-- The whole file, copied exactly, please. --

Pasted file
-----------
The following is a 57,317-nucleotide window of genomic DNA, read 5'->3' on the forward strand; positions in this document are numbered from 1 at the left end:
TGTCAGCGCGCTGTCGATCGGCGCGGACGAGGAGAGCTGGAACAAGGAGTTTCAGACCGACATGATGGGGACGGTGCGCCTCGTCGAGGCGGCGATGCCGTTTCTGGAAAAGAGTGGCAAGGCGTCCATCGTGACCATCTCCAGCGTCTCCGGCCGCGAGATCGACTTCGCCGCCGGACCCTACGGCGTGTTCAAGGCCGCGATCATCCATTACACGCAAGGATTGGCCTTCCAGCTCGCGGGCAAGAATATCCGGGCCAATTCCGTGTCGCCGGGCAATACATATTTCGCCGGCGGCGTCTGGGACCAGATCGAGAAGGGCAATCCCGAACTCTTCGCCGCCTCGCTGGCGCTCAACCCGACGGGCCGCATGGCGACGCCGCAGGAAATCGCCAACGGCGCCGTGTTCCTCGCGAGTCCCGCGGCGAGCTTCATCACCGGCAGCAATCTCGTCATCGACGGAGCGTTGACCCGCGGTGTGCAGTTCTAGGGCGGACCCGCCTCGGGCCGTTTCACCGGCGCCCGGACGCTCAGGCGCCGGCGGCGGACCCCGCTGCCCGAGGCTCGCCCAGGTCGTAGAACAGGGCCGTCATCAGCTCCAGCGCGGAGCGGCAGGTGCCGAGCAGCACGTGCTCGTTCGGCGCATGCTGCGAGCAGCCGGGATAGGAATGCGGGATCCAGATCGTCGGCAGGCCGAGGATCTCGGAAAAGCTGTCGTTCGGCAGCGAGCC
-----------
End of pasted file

The following is a 57,317-nucleotide window of genomic DNA, read 5'->3' on the forward strand; positions in this document are numbered from 1 at the left end:
TGTCAGCGCGCTGTCGATCGGCGCGGACGAGGAGAGCTGGAACAAGGAGTTTCAGACCGACATGATGGGGACGGTGCGCCTCGTCGAGGCGGCGATGCCGTTTCTGGAAAAGAGTGGCAAGGCGTCCATCGTGACCATCTCCAGCGTCTCCGGCCGCGAGATCGACTTCGCCGCCGGACCCTACGGCGTGTTCAAGGCCGCGATCATCCATTACACGCAAGGATTGGCCTTCCAGCTCGCGGGCAAGAATATCCGGGCCAATTCCGTGTCGCCGGGCAATACATATTTCGCCGGCGGCGTCTGGGACCAGATCGAGAAGGGCAATCCCGAACTCTTCGCCGCCTCGCTGGCGCTCAACCCGACGGGCCGCATGGCGACGCCGCAGGAAATCGCCAACGGCGCCGTGTTCCTCGCGAGTCCCGCGGCGAGCTTCATCACCGGCAGCAATCTCGTCATCGACGGAGCGTTGACCCGCGGTGTGCAGTTCTAGGGCGGACCCGCCTCGGGCCGTTTCACCGGCGCCCGGACGCTCAGGCGCCGGCGGCGGACCCCGCTGCCCGAGGCTCGCCCAGGTCGTAGAACAGGGCCGTCATCAGCTCCAGCGCGGAGCGGCAGGTGCCGAGCAGCACGTGCTCGTTCGGCGCATGCTGCGAGCAGCCGGGATAGGAATGCGGGATCCAGATCGTCGGCAGGCCGAGGATCTCGGAAAAGCTGTCGTTCGGCAGCGAGCC